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When Should You Replace Your Brake Pads?

Brake pads are one of the most crucial components of your cars as they create friction to help stop your car just in time. Therefore, it is in your best interest to ensure your brake pads are always in working order for the safety of you, your passengers and other commuters.

So the important question is, when should you replace your brake pads?

WHAT DO BRAKE PADS DO?

Before we explore signs of wear and tear of your brake pads, we should first understand what your brake pads do.

Source: Getty Images

When you step on your brake pedal, a hydraulic system places pressure on your brake pads and presses them against the brake rotors. This creates the friction required to stop your vehicle. However, as more friction is created, a miniscule amount of the brake pad would be worn off, eventually causing the brakes to thin and wear out.

WHEN SHOULD YOU REPLACE YOUR BRAKE PADS?

Source: Frankie Lopez

Before your brake pads wear out entirely and cause serious damage to your brake rotors (and ultimately, your safety), you should visit a reputable and trustworthy car workshop to replace them when needed. If you notice some of the issues below, it may be time for you to change your brake pads.

(Related Story: A Guide To Choosing The Right Car Workshop In Singapore)

Squealing / Screeching Noises

If you hear any squealing or screeching noises each time you engage your brakes, that is a sure-sign indication that your brake pads are due for replacement. This is because a metallic indicator is embedded in your brake pads to warn you that your brake pads are extremely thin and need to be replaced.

Thinning Brake Pads

Sometimes, these squealing and screeching sounds are not very prominent and you may miss out on these warning sounds. Instead, a visual inspection of the brake pads is helpful to determine when to replace them. It is typically safe to have them changed when the thickness of the brake pads are less than 3 millimetres.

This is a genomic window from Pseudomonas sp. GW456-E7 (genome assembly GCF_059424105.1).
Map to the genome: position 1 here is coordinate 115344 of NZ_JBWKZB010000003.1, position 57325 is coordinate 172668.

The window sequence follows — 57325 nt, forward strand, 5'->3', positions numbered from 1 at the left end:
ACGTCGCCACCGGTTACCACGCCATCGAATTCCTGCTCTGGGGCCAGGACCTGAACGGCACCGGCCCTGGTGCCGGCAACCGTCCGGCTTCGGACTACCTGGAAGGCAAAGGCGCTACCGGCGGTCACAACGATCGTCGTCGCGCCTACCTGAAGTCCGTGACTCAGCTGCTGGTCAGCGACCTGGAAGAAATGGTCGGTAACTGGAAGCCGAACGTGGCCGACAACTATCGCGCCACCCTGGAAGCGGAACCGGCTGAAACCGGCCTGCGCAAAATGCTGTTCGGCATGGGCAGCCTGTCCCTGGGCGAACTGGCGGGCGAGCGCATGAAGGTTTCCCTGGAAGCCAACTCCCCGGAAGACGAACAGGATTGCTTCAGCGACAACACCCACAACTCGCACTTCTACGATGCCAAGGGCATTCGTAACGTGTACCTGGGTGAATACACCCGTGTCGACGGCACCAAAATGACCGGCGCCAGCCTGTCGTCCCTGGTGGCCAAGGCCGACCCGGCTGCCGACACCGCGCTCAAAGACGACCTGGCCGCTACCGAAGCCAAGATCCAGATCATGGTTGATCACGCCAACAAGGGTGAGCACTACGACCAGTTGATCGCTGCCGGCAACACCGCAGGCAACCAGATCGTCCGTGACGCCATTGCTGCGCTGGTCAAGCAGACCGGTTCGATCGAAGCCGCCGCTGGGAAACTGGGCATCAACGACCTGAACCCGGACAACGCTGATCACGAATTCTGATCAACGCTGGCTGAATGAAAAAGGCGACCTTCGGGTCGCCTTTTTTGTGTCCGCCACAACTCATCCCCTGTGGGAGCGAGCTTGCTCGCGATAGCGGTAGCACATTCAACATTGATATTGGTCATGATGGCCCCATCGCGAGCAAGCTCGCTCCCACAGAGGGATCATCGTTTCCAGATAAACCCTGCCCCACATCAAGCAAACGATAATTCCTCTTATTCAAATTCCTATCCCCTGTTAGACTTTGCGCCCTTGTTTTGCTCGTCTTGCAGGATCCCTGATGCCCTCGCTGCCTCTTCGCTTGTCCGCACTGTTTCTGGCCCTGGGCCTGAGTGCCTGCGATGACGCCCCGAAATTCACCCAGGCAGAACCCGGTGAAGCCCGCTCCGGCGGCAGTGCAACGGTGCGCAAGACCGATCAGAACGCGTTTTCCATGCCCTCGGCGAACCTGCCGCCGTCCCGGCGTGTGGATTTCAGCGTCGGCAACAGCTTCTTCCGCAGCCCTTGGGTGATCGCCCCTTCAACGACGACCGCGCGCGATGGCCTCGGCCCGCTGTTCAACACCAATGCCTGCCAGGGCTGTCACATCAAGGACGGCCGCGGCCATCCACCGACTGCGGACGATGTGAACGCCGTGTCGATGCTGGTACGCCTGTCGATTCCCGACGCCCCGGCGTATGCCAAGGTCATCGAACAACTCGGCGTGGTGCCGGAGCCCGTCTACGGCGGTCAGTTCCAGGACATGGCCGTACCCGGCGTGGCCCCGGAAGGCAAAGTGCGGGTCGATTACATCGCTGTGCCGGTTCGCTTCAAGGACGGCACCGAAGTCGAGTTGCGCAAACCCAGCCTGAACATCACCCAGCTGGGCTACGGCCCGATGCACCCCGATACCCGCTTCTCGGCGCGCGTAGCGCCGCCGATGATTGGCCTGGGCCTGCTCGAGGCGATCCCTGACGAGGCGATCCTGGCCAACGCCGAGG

Longer Brake Time

Sometimes, your braking system may start to feel unresponsive, and your car may take a long time to come to a full stop. This is known as a “brake fade”, which largely arises from applying the brakes for extended periods of time. The results are smoothened brake pads and brake rotors that are unable to create friction to stop the car as effectively.

Vibration When Using Brake Pedals

When you find your brake pedals vibrating while engaging your brakes, chances are that your brake pads are the cause of this issue. This is due to the binding resin of the brake pads heating up and sticking to the brake rotor, which creates an uneven surface on the rotor – something that car mechanics call “glazing” (just like a glazed donut).

Deep Metallic Grating Sounds

In the worst-case scenario, you may start to hear deep metallic grating and grinding sounds emitting from your vehicle whenever you apply your brakes. Not only are your brake pads worn out, but the brake rotors and calipers are in contact with each other. Such metal contacts are extremely detrimental to your car as they damage the system at an extremely rapid rate, hence it is advisable to get your brake pads replaced immediately.


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